Whaling is frowned upon by a vast majority of the world because it’s considered a complete waste of an animal species that are loved by a large number of the population of animal lovers and conservationists.
An organization known as the International Whaling Commission (IWC) is an international body set up to regulate these sorts of things. The IWC has a long-standing whaling hiatus in place to help restore whale populations and prevent whalers from killing the beloved species.
Despite the controversy, Japan has launched its whaling ships on Tuesday with the intent of catching and killing 333 minke whales over the course of the months of December through March, which the country’s officials say will be used for “research” purposes only. Japan argues that the “research” it is conducting is related to the ‘health and migration patterns’ that are attributed to minke whales.
Japan’s practices are highly controversial because it’s believed that the “research” cover story isn’t exactly inclusive of all the facts. Rather, it’s just that, a cover story, so that the country can have whale meat available in its markets. Japan has openly admitted at one time that the whale meat does end up on its citizens’ plates, but only as a by-product of said “research.”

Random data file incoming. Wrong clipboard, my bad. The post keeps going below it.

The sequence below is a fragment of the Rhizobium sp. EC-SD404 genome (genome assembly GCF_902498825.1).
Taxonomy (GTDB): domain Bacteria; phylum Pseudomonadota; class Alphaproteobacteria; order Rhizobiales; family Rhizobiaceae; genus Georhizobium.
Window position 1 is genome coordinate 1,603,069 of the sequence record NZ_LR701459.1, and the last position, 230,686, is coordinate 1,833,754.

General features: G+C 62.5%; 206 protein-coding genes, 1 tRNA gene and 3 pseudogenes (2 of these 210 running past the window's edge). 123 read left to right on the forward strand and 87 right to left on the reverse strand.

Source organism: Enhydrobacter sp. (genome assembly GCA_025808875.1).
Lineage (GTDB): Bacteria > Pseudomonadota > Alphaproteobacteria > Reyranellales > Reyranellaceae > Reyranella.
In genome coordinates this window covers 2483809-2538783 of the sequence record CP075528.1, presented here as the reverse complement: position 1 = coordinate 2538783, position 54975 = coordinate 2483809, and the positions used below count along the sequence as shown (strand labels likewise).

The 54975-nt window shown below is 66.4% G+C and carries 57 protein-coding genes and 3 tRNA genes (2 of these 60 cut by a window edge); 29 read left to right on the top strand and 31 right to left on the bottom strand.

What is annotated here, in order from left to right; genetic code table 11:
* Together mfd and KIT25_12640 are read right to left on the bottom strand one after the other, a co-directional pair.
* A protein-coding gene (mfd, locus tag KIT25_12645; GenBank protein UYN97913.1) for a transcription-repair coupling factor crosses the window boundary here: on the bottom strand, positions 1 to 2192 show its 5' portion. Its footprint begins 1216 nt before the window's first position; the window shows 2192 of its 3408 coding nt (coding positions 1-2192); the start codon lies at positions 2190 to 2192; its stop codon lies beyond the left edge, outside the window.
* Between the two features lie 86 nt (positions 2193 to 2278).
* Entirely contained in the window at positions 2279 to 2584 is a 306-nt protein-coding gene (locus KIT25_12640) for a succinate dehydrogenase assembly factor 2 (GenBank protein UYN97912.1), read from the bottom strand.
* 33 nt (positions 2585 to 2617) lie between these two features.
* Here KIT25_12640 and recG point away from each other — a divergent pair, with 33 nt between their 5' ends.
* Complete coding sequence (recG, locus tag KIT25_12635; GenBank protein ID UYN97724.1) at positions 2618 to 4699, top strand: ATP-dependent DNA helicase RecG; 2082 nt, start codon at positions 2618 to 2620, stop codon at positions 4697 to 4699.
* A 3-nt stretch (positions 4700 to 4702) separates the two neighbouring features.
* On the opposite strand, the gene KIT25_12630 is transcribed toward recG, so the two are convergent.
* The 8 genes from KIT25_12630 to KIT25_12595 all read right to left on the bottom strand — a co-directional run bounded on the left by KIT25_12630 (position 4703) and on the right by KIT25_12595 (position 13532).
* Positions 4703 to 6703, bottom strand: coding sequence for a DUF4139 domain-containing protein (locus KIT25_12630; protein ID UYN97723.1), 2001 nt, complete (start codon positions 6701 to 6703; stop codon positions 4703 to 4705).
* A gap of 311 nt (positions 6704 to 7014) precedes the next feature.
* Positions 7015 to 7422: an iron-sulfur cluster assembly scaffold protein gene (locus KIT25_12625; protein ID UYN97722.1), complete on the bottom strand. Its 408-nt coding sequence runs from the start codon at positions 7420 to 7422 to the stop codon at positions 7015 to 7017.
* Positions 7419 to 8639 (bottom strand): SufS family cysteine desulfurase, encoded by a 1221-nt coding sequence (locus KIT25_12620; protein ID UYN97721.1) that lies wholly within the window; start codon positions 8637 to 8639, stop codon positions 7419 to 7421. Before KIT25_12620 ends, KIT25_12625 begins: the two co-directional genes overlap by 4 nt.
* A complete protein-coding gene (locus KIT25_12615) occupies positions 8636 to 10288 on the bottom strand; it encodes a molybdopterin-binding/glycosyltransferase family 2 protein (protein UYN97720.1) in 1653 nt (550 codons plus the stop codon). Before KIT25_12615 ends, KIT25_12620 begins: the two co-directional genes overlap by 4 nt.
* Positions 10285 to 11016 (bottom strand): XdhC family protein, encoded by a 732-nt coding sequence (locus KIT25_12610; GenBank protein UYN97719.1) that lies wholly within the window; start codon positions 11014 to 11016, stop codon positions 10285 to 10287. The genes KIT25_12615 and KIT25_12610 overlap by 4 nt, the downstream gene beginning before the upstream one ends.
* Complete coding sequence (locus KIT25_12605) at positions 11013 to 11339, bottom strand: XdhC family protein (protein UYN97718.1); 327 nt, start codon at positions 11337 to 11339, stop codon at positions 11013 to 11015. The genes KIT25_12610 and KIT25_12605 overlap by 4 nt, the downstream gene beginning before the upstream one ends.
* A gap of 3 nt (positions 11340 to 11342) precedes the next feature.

Japan realizes the world’s frustration with the decision, although it continues to go about these methods because the IWC exempts scientific research. Whales are not intended to be slaughtered for food on the IWC’s clock.
As you can expect, the controversial actions of Japan’s whaling actions are getting the attention of other nations who believe the so-called research is unethical and inhumane. Among those is Australia:
"We do not accept in any way, shape or form the concept of killing whales for so-called 'scientific research'," Australian environment minister Greg Hunt said in a statement. "There is no need to kill whales in the name of research. Non-lethal research techniques are the most effective and efficient method of studying all cetaceans."
Further action would have to be taken by the IWC to ban whaling for scientific research if whale numbers are to stay around the numbers that they're currently at. It's already feared that the effects of whaling are impacting whale numbers despite the fact that minke whales are much more plentiful than other species of known-to-be-endangered whales.
Source: Washington Post, Greg Hunt - Minister for the Environment (Australia)